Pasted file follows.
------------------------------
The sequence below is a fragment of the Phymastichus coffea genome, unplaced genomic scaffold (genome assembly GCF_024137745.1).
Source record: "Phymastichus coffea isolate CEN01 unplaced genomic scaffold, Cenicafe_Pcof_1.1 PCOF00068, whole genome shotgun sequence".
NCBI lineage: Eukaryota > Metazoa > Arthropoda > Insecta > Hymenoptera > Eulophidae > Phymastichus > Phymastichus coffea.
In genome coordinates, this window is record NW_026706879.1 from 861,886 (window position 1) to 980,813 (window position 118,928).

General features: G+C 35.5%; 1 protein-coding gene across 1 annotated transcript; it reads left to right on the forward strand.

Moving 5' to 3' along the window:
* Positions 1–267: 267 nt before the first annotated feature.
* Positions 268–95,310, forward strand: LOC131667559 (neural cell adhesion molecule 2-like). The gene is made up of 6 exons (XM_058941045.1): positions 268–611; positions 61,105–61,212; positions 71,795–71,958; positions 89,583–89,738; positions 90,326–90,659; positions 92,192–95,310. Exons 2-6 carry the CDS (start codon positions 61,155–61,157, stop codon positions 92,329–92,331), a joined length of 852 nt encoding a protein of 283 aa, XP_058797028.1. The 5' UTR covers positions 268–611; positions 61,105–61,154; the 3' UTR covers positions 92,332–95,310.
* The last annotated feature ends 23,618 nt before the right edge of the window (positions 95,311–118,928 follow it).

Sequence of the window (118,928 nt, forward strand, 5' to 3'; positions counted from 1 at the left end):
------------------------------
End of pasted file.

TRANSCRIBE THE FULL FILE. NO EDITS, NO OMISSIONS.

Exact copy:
The sequence below is a fragment of the Phymastichus coffea genome, unplaced genomic scaffold (genome assembly GCF_024137745.1).
Source record: "Phymastichus coffea isolate CEN01 unplaced genomic scaffold, Cenicafe_Pcof_1.1 PCOF00068, whole genome shotgun sequence".
NCBI lineage: Eukaryota > Metazoa > Arthropoda > Insecta > Hymenoptera > Eulophidae > Phymastichus > Phymastichus coffea.
In genome coordinates, this window is record NW_026706879.1 from 861,886 (window position 1) to 980,813 (window position 118,928).

General features: G+C 35.5%; 1 protein-coding gene across 1 annotated transcript; it reads left to right on the forward strand.

Moving 5' to 3' along the window:
* Positions 1–267: 267 nt before the first annotated feature.
* Positions 268–95,310, forward strand: LOC131667559 (neural cell adhesion molecule 2-like). The gene is made up of 6 exons (XM_058941045.1): positions 268–611; positions 61,105–61,212; positions 71,795–71,958; positions 89,583–89,738; positions 90,326–90,659; positions 92,192–95,310. Exons 2-6 carry the CDS (start codon positions 61,155–61,157, stop codon positions 92,329–92,331), a joined length of 852 nt encoding a protein of 283 aa, XP_058797028.1. The 5' UTR covers positions 268–611; positions 61,105–61,154; the 3' UTR covers positions 92,332–95,310.
* The last annotated feature ends 23,618 nt before the right edge of the window (positions 95,311–118,928 follow it).

Sequence of the window (118,928 nt, forward strand, 5' to 3'; positions counted from 1 at the left end):